[lldb-dev] Problem unwinding from inside of a CRT function

Jason Molenda jmolenda at apple.com
Thu Jan 15 16:06:21 PST 2015

lldb is stopped on the first instruction of a function (at address 0x12350a1).  But there's no symbol for this function -- lldb doesn't KNOW it's at the first instruction of a function.  It can't profile the assembly instructions of the function to figure out how the unwind instructions should work.  So lldb falls back to the "architecture default unwind plan", e.g. ABISysV_x86_64::CreateDefaultUnwindPlan(), which assumes that the way to find the caller's eip address is to dereference ebp.

Basically, you need some source of unwind info for functions.  On Linux systems, this would be eh_frame instructions.  On Mac OS X, there's "compact unwind" info that does the same thing.  I'm sure Windows has something -- it's needed to do exception handling. 

If you don't have any source of unwind information, you need to have accurate function start addresses so lldb can look at the instruction stream and make up an unwind plan from those (v. UnwindAssembly-x86.cpp).  But this means you need to know the start address of all functions in the file.  On Mac OS X we have a special little section (LC_FUNCTION_STARTS) that encodes the length of each function in the file--so even if the function names are stripped before shipping, we can find the start address of each function easily.  lldb adds these to the symbol table and makes up function names for them.

If you have no compiler-generated unwind information (that lldb can parse) and you don't have start addresses for all functions in the file, things are going to work poorly.

For what it's worth, when looking at unwind issues it's usually easiest to turn on the unwind logging.  "log enable lldb unwind".  That'll show what lldb was up to.

Also, another ABI method is useful - see ABISysV_x86_64::CreateFunctionEntryUnwindPlan().  This is the UnwindPlan that lldb will use when it knows it is at the start of a function before any instructions have been executed.


> On Jan 15, 2015, at 3:56 PM, Zachary Turner <zturner at google.com> wrote:
> Having some trouble unwinding when I'm broken inside of a CRT function.  Another caveat is that I don't have symbols for this CRT function.  So the problem could be anything from something I've done wrong on my side, to an issue when symbols aren't present, to something else.  Here is the source code of this program:
> #include <stdio.h>
> int main (void)
> {
>   printf("This is line 1\n");
>   printf("This is line 2\n");
>   printf("This is line 3\n");
>   return 1;
> }
> Here is the disassembly of main:
> (lldb) disassemble -n main -F intel
>    0x1235040 <main>: push   ebp
>    0x1235041 <main+1>: mov    ebp, esp
>    0x1235043 <main+3>: sub    esp, 0x14
>    0x1235046 <main+6>: lea    eax, [0x1230040]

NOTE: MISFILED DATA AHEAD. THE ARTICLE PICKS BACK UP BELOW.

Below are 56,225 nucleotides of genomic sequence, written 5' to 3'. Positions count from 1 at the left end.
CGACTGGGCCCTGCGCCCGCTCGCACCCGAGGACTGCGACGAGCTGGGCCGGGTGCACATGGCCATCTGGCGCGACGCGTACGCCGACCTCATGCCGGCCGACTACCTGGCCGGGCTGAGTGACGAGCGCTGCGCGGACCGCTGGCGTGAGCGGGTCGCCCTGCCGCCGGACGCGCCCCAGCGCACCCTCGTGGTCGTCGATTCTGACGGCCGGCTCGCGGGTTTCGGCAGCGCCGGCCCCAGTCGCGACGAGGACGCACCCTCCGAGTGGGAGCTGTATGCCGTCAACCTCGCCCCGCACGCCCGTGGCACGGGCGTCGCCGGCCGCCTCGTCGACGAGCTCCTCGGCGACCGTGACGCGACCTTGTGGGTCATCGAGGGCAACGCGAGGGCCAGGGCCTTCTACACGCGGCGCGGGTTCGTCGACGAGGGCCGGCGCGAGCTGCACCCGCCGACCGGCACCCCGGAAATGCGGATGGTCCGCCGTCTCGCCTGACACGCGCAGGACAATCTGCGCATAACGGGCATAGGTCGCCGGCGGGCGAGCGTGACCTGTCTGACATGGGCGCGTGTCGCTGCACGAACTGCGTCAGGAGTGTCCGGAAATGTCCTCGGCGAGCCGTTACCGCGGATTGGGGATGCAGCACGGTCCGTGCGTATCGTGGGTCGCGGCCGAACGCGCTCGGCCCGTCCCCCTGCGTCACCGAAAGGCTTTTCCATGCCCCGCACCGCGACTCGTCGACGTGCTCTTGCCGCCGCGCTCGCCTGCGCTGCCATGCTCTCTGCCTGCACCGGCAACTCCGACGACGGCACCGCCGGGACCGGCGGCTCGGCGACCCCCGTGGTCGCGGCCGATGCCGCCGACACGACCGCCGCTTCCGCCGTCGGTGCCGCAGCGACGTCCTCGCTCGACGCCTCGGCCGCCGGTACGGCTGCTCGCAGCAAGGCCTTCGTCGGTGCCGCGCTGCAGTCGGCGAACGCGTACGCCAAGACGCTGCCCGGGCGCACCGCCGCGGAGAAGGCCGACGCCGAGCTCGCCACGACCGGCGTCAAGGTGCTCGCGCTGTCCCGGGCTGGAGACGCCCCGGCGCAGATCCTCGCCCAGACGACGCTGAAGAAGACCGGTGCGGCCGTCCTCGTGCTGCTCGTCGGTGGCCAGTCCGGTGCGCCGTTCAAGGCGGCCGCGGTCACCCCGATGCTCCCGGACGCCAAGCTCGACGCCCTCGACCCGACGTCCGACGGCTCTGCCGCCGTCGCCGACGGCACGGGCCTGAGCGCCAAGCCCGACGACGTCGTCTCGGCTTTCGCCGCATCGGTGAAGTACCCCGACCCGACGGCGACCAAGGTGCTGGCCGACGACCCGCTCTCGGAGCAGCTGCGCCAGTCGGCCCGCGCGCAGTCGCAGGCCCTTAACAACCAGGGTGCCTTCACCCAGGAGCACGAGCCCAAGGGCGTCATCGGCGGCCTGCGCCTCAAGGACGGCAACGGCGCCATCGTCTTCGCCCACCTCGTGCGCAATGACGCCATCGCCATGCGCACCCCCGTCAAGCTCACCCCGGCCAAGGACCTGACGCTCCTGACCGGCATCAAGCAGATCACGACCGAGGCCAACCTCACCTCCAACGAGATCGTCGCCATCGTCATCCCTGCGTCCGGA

>    0x123504c <main+12>: mov    dword ptr [ebp - 0x4], 0x0
>    0x1235053 <main+19>: mov    dword ptr [esp], eax
>    0x1235056 <main+22>: call   0x12350a1
>    0x123505b <main+27>: lea    ecx, [0x1230050]
>    (snipped for brevity)
> (Using the argument to "call" as the breakpoint address)
> (lldb) break set -a 0x12350a1
> Breakpoint 3: address = 0x012350a1
> (lldb) run
> Process 17044 launching
> (lldb) Process 17044 launched: 'd:\testexe\expr_test.exe' (i386)
> (lldb) Process 17044 stopped
> * thread #1: tid = 0x40ec, 0x012350a1 expr_test.exe, stop reason = breakpoint 3.1
>     frame #0: 0x012350a1 expr_test.exe
> -> 0x12350a1: pushl  $0xc
>    0x12350a3: pushl  $0x1241000
>    0x12350a8: calll  0x1235be0
>    0x12350ad: xorl   %edi, %edi
> (lldb) disassemble -b -F intel
> -> 0x12350a1: 6a 0c           push   0xc
>    0x12350a3: 68 00 10 24 01  push   0x1241000
>    0x12350a8: e8 33 0b 00 00  call   0x1235be0
>    0x12350ad: 33 ff           xor    edi, edi
>    0x12350af: 89 7d e4        mov    dword ptr [ebp - 0x1c], edi
>    0x12350b2: 33 c0           xor    eax, eax
>    0x12350b4: 39 45 08        cmp    dword ptr [ebp + 0x8], eax
>    0x12350b7: 0f 95 c0        setne  al
>    0x12350ba: 85 c0           test   eax, eax
>    0x12350bc: 75 15           jne    0x12350d3
> Here's my register values:
> (lldb) register read
> General Purpose Registers:
>        eax = 0x01230040
>        ebx = 0x00000000
>        ecx = 0x00000001
>        edx = 0x00000000
>        edi = 0x00000000
>        esi = 0x00000000
>        ebp = 0x00EAF920
>        esp = 0x00EAF908
>        eip = 0x012350A1
>     eflags = 0b00000000000000000000001000010110
> And using the value of esp to dump the stack (sorry, I don't know how to use the -f argument to format this more nicely), 
> (lldb) memory read 0x00EAF908
> 0x00eaf908: 5b 50 23 01 40 00 23 01 00 00 00 00 00 00 00 00  [P#. at .#.........
> 0x00eaf918: 28 f9 ea 00 00 00 00 00 68 f9 ea 00 4e 52 23 01  (.......h...NR#.
> So the return address is 0x0123505b.  Cross-referencing this with the original disassembly of main(), it looks like this is the correct value.
> So it seems like the Unwinder has all the information it needs, but yet I'm still only getting 1 frame.  Any suggestions how to dig into this?

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